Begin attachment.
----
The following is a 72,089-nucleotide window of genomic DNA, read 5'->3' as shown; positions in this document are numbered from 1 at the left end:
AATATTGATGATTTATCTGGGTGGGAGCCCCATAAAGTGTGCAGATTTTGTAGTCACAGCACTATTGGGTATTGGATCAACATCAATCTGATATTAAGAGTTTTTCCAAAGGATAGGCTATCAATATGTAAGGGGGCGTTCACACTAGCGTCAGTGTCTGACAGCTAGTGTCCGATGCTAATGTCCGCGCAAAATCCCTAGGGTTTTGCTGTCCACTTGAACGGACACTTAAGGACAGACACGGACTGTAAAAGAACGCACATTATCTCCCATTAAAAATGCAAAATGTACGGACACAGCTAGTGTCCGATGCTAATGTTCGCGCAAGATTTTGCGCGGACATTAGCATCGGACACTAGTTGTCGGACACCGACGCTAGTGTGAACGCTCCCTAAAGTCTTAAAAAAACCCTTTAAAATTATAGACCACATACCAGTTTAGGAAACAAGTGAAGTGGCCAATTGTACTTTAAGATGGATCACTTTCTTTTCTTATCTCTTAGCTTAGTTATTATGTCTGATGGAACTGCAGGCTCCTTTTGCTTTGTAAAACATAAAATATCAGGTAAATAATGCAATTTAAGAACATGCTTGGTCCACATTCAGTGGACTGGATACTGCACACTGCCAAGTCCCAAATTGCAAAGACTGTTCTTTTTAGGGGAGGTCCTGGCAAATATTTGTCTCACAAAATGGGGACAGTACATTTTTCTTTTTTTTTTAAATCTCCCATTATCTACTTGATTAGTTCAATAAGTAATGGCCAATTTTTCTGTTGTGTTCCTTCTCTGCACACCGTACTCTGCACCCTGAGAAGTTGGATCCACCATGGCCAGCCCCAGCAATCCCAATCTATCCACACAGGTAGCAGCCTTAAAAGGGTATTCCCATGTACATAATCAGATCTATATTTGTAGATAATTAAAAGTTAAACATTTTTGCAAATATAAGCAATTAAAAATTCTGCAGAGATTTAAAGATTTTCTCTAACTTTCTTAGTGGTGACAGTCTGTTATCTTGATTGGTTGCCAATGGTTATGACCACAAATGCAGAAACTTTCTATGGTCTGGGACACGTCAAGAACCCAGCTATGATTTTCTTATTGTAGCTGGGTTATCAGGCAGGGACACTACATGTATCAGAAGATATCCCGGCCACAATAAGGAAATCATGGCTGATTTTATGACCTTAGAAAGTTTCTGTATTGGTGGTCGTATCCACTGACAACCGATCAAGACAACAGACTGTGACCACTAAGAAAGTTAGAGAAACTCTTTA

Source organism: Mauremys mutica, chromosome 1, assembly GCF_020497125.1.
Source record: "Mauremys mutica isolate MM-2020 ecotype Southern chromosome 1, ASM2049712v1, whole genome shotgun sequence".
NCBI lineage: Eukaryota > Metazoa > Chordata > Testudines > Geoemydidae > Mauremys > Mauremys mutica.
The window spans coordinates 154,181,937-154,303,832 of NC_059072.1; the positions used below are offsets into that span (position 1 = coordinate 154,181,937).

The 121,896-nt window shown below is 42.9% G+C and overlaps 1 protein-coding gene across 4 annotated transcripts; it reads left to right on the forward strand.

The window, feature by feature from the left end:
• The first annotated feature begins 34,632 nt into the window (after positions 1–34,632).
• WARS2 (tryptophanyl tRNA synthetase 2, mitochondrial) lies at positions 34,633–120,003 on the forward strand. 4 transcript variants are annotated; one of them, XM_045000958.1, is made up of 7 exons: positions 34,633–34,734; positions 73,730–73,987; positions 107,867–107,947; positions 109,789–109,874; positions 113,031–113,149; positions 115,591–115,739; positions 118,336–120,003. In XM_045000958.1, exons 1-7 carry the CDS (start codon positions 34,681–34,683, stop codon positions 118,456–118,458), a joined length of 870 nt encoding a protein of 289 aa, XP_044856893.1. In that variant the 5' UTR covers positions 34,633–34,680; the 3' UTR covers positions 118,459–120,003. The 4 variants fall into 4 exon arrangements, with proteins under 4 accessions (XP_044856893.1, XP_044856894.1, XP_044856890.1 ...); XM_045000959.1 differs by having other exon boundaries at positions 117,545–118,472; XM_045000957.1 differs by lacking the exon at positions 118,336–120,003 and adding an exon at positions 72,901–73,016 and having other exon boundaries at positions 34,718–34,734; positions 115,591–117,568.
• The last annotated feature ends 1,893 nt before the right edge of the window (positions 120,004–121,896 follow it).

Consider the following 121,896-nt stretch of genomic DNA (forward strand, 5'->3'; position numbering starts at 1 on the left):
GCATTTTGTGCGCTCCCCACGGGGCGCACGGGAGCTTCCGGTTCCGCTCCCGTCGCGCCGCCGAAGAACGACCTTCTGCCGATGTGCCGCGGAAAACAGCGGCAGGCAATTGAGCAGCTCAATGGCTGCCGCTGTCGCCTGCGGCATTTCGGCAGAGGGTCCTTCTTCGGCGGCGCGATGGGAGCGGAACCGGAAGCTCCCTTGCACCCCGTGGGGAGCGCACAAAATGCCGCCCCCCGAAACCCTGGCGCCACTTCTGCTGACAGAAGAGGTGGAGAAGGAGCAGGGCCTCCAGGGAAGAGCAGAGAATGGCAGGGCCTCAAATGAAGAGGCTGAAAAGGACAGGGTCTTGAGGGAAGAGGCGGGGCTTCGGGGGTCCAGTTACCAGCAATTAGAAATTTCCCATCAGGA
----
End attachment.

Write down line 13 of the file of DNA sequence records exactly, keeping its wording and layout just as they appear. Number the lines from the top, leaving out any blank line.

GCATTTTGTGCGCTCCCCACGGGGCGCACGGGAGCTTCCGGTTCCGCTCCCGTCGCGCCGCCGAAGAACGACCTTCTGCCGATGTGCCGCGGAAAACAGCGGCAGGCAATTGAGCAGCTCAATGGCTGCCGCTGTCGCCTGCGGCATTTCGGCAGAGGGTCCTTCTTCGGCGGCGCGATGGGAGCGGAACCGGAAGCTCCCTTGCACCCCGTGGGGAGCGCACAAAATGCCGCCCCCCGAAACCCTGGCGCCACTTCTGCTGACAGAAGAGGTGGAGAAGGAGCAGGGCCTCCAGGGAAGAGCAGAGAATGGCAGGGCCTCAAATGAAGAGGCTGAAAAGGACAGGGTCTTGAGGGAAGAGGCGGGGCTTCGGGGGTCCAGTTACCAGCAATTAGAAATTTCCCATCAGGA